Articles | Volume 19, issue 24
Atmos. Chem. Phys., 19, 15353–15376, 2019
Atmos. Chem. Phys., 19, 15353–15376, 2019

Research article 17 Dec 2019

Research article | 17 Dec 2019

Coarse and giant particles are ubiquitous in Saharan dust export regions and are radiatively significant over the Sahara

Claire L. Ryder et al.


Interactive discussion

Status: closed
Status: closed
AC: Author comment | RC: Referee comment | SC: Short comment | EC: Editor comment
Printer-friendly Version - Printer-friendly version Supplement - Supplement

Peer-review completion

AR: Author's response | RR: Referee report | ED: Editor decision
AR by Claire Ryder on behalf of the Authors (23 Sep 2019)  Author's response    Manuscript
ED: Publish as is (26 Sep 2019) by Stelios Kazadzis

The requested paper has a corresponding corrigendum published. Please read the corrigendum first before downloading the article.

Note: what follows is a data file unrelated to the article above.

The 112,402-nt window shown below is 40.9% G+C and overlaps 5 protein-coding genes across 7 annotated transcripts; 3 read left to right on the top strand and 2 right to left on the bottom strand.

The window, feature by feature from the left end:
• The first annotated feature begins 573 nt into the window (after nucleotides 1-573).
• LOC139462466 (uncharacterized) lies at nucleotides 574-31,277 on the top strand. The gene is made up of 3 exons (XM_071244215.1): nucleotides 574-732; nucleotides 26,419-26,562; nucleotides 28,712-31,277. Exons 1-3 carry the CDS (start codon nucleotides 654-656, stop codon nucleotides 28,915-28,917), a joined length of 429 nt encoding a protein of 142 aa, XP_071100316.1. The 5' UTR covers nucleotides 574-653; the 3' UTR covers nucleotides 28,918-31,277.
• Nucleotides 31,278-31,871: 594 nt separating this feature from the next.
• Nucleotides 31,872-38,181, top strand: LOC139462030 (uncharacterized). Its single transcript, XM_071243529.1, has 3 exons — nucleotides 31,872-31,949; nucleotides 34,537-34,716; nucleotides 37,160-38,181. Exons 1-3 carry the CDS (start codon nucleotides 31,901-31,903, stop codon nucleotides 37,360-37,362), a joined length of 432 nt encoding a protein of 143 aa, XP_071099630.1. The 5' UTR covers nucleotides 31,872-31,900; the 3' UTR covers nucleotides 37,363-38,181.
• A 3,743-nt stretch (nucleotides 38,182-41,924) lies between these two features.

Short summary
Mineral dust is lifted into the atmosphere from desert regions, where it can be transported over thousands of kilometres around the world. Dust impacts weather, climate, aviation, and air quality. We evaluate new aircraft observations of dust size. We find that the largest particles typically omitted by models have a significant impact on the interactions of dust with radiation and therefore climate. We also find that large dust particles are retained in the atmosphere longer than expected.
Final-revised paper